Cape Epic race number 159-1 would have been fitted to the handlebars of the bike of Alex Otto on Sunday 17 October 2021. It would have been Alex’s fourth Cape Epic start and his first in the Grand Masters category. But Alex was tragically killed while training on Sunday 3 October by a speeding mini-bus taxi driver and his death has sent shock waves through the South African cycling community.
More than 300 cyclists joined a dawn memorial ride in Johannesburg for Alex on Thursday 7 October. Emotions ranged from deep sadness to restrained anger as the large ceremonial peloton wove its way from the Military History Museum in Saxonwold to Alex’s home in Oaklands. The cyclists, led by Alex’s Parks Cycling Club-mates, were met with gratitude by Alex’s family, including his wife Janet, his daughters Jocelyn (20) and Cailin (18), his brother, Rene and his sister, Chani.
Alex was fondly known as ‘Coach’ by his Parks Cycling Clubmates, a term that stuck following the informal, yet sage training guidance he shared with his riding buddies more than a decade ago when the Parks Cycling Club was in its infancy. PCC has never really grown to more than 30 members, mostly competitive Veteran and Master category cyclists that thrive on a hard ride, a cold beer and shared passion for riding bicycles – mostly fast.
As they came to terms with the sudden loss of their friend and mentor, they penned this short poem:
Our legend is taken and it feels like the end.
A husband, a father, a brother and friend.
The kindest of souls with a gentle touch.
So many memories and we miss him so much.
We would meet on our bikes with the sky still black.
He would race at the front or chat at the back.
What makes it so sad is that he was our hero, you see.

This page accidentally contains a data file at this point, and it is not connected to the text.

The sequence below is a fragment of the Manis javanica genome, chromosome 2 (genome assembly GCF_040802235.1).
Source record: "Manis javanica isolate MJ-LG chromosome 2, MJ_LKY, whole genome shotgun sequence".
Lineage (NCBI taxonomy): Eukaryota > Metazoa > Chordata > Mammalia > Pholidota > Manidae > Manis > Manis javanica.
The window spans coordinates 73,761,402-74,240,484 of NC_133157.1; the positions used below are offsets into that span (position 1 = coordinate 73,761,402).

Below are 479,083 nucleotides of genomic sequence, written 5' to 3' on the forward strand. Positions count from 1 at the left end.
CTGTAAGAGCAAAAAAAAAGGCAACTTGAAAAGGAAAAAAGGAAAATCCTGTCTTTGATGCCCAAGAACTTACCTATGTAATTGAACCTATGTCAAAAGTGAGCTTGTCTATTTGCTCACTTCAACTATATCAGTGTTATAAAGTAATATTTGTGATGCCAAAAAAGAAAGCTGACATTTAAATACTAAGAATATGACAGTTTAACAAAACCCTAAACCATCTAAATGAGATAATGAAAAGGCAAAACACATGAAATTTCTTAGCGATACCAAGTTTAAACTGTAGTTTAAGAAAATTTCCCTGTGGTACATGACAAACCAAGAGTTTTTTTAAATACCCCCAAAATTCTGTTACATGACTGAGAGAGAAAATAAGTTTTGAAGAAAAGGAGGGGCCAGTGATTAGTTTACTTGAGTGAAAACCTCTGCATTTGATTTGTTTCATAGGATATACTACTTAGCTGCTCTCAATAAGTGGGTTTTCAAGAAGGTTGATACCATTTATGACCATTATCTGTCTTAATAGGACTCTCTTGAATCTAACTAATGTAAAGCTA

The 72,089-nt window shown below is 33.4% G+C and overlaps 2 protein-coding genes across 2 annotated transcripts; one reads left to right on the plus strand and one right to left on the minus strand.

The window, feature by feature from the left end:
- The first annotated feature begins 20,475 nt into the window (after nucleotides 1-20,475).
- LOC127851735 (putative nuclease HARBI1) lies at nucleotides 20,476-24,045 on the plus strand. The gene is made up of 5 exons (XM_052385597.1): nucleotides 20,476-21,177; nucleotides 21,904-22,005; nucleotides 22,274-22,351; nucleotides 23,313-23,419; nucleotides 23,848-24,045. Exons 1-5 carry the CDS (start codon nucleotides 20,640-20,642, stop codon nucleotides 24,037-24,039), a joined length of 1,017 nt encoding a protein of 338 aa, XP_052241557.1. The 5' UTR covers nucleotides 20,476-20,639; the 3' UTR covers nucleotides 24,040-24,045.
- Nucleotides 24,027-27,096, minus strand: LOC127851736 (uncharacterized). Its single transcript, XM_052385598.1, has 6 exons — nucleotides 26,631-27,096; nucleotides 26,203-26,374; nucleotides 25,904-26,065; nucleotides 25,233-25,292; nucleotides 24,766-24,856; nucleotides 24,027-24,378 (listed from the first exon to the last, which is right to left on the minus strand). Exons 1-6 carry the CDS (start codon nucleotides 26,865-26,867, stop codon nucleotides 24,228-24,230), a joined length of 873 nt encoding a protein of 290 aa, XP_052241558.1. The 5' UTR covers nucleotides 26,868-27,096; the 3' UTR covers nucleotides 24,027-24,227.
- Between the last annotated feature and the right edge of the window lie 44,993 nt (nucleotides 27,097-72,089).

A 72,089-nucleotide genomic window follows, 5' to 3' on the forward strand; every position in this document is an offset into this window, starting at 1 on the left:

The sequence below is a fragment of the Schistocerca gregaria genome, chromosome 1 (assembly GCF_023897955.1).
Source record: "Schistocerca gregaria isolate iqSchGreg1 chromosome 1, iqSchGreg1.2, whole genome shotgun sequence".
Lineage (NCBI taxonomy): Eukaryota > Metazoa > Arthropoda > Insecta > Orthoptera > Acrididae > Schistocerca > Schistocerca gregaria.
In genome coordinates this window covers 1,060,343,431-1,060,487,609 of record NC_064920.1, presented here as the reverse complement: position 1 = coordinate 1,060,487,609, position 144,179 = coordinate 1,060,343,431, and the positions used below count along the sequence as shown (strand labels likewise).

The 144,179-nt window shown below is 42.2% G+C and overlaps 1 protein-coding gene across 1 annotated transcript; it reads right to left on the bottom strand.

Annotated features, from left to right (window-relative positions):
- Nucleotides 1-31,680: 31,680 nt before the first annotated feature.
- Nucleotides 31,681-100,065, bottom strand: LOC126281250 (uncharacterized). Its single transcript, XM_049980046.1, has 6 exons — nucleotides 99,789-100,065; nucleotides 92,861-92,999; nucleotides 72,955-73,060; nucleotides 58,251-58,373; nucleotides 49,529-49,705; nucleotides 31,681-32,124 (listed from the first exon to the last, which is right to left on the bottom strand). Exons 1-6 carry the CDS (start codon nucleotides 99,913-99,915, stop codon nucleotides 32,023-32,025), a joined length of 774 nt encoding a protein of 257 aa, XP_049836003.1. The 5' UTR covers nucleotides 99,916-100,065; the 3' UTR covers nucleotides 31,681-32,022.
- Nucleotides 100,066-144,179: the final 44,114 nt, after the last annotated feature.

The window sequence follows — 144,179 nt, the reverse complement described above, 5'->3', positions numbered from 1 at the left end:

A brother to all who rode for PCC.
The many that knew him are just as distraught.
To live for the moment is a lesson he taught.
So here’s to the Coach riding singletrack in the sky.
The first is for thirst as we say our goodbye.
“Alex loved training properly, racing hard and enjoying a beer after a tough ride or race. The tougher the ride the more he loved it. In recent years we all sought our own coaches to guide us and Alex was being coached by Dr Mike Posthumus. He was due to race the 2021 Cape Epic with Peter Winn in one of the Absa teams. They were aiming for a podium finish in the Grand Master’s division,” said a PCC spokesman.
“Alex did a lot of riding and racing. But he balanced this with time with his family. He was a very committed family man and he loved his holidays with his family at their Plett home. You will find his name at the top of the leaderboards of many a Strava segment on those Plett region trails too,” added the PCC spokesman.
Alex worked in the banking sector, where he held various positions during his career. During his tenure with Standard Bank, he was involved in the establishment and continuation of the annual Cycle4Kids, a charity-driven bicycle ride from Johannesburg to Durban which raised over R12 million over a 12-year period for children’s charities.
“Alex trained scientifically but he raced with his heart. Nothing was too formidable for him. A perfect example was in 2018 (Alex would have been 47) when our PCC group did a cycling tour through the Italian Alps. After six days of riding big mountains, we decided to enter the amateur version of the Milan San Remo race two days later, which is 295km long.
“The organiser didn’t want to put us in the A Group, so we started five minutes later in the B Group. Ten of us PCC guys and some Europeans reeled the A Group in after 120km. Then, near the end, Alex got into a small group that went off the front on the Pogio climb. They stayed away and an Italian chap raised his arms in victory when he crossed the line first. But Alex was declared the winner because he’d made up a five-minute deficit. An amazing achievement by a remarkable guy,” continued the PCC spokesman.
“Alex was very much a details man. His attention to detail was meticulous. He’d compile race reports on our WhatsApp group that were both detailed and light-hearted and always engaging. We’re really going to miss those. ‘Coach’ was such an integral part of our lives both on the bike and off it.
“You really get to know someone’s true character when you share physical suffering with them. We would usually see Alex two or three times a week for most of the year. We did the Double Century team road race as a club team numerous times. Alex was as composed pulling on the front to up the pace as he was to dropping back to offer support to anyone that needed it.
“We were club mates on the bike and friends off it. Many of us socialised with Alex and his family and some of us developed deep friendships with him. He left us suddenly, but his legacy will live on forever. We’ll make sure of that.”